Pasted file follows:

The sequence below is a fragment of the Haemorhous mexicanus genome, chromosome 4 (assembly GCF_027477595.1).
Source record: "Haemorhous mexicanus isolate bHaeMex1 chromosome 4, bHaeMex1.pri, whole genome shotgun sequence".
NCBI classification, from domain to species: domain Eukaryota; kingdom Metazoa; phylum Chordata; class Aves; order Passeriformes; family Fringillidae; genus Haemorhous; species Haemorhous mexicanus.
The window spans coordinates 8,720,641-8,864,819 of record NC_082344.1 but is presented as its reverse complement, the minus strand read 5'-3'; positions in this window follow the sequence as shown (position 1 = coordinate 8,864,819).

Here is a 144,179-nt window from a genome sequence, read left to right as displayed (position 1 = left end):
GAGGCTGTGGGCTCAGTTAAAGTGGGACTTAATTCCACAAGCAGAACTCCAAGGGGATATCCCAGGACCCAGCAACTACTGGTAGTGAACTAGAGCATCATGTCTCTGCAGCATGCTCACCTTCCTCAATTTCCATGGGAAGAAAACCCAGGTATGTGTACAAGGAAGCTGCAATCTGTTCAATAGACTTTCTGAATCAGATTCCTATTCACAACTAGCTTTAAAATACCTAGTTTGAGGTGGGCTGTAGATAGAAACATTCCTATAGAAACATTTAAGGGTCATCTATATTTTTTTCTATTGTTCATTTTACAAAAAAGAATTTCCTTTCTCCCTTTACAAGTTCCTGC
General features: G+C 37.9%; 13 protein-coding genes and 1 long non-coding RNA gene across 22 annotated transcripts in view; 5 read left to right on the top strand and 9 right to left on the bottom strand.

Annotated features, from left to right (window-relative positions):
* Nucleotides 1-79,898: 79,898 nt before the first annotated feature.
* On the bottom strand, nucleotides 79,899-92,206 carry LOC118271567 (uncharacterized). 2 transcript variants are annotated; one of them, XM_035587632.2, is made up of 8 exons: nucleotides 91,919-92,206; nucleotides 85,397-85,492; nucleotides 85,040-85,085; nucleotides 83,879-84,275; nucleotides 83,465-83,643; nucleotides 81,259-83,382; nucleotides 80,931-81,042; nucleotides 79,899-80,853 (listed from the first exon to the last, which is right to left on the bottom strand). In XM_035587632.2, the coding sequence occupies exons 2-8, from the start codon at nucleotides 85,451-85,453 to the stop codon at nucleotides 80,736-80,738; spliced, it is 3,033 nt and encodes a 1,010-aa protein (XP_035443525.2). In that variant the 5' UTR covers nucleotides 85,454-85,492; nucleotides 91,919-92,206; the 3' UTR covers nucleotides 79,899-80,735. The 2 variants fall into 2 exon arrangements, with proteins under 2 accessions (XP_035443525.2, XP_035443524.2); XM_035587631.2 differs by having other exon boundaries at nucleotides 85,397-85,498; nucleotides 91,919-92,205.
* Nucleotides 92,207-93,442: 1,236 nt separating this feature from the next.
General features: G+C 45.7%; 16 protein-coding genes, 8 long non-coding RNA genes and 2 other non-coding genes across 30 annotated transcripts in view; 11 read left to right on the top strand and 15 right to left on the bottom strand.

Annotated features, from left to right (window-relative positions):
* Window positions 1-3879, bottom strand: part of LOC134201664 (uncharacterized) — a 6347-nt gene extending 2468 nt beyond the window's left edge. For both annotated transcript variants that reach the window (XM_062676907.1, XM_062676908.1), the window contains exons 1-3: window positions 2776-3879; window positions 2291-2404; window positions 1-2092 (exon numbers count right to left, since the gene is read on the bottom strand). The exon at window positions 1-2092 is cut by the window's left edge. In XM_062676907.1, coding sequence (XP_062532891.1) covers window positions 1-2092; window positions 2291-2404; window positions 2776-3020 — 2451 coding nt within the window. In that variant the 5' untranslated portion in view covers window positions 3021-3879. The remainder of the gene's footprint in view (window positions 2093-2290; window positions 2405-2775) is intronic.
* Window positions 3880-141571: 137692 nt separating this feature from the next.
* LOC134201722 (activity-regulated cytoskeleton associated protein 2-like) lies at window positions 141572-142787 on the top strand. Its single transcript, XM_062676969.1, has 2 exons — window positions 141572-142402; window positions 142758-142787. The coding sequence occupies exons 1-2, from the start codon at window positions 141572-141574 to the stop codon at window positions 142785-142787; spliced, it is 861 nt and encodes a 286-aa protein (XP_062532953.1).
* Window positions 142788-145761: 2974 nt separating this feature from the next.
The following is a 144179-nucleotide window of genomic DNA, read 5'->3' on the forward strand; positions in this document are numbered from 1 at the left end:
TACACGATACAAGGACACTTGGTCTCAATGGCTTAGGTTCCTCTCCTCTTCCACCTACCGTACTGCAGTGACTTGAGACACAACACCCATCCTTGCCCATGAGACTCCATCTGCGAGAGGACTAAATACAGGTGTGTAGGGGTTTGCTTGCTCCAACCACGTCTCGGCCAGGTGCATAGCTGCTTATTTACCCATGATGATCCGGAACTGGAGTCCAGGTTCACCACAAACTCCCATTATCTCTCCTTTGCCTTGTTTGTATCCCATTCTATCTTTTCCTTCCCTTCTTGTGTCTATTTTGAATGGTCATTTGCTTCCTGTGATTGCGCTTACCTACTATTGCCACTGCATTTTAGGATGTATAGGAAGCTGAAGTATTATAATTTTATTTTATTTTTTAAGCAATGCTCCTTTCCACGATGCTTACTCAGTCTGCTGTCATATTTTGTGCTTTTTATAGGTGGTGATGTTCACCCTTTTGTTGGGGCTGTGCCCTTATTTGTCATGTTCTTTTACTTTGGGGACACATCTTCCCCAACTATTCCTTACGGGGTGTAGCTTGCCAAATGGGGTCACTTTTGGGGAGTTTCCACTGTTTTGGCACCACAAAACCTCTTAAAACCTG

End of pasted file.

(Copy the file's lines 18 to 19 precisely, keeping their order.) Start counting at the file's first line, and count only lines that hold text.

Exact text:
The following is a 144179-nucleotide window of genomic DNA, read 5'->3' on the forward strand; positions in this document are numbered from 1 at the left end:
TACACGATACAAGGACACTTGGTCTCAATGGCTTAGGTTCCTCTCCTCTTCCACCTACCGTACTGCAGTGACTTGAGACACAACACCCATCCTTGCCCATGAGACTCCATCTGCGAGAGGACTAAATACAGGTGTGTAGGGGTTTGCTTGCTCCAACCACGTCTCGGCCAGGTGCATAGCTGCTTATTTACCCATGATGATCCGGAACTGGAGTCCAGGTTCACCACAAACTCCCATTATCTCTCCTTTGCCTTGTTTGTATCCCATTCTATCTTTTCCTTCCCTTCTTGTGTCTATTTTGAATGGTCATTTGCTTCCTGTGATTGCGCTTACCTACTATTGCCACTGCATTTTAGGATGTATAGGAAGCTGAAGTATTATAATTTTATTTTATTTTTTAAGCAATGCTCCTTTCCACGATGCTTACTCAGTCTGCTGTCATATTTTGTGCTTTTTATAGGTGGTGATGTTCACCCTTTTGTTGGGGCTGTGCCCTTATTTGTCATGTTCTTTTACTTTGGGGACACATCTTCCCCAACTATTCCTTACGGGGTGTAGCTTGCCAAATGGGGTCACTTTTGGGGAGTTTCCACTGTTTTGGCACCACAAAACCTCTTAAAACCTG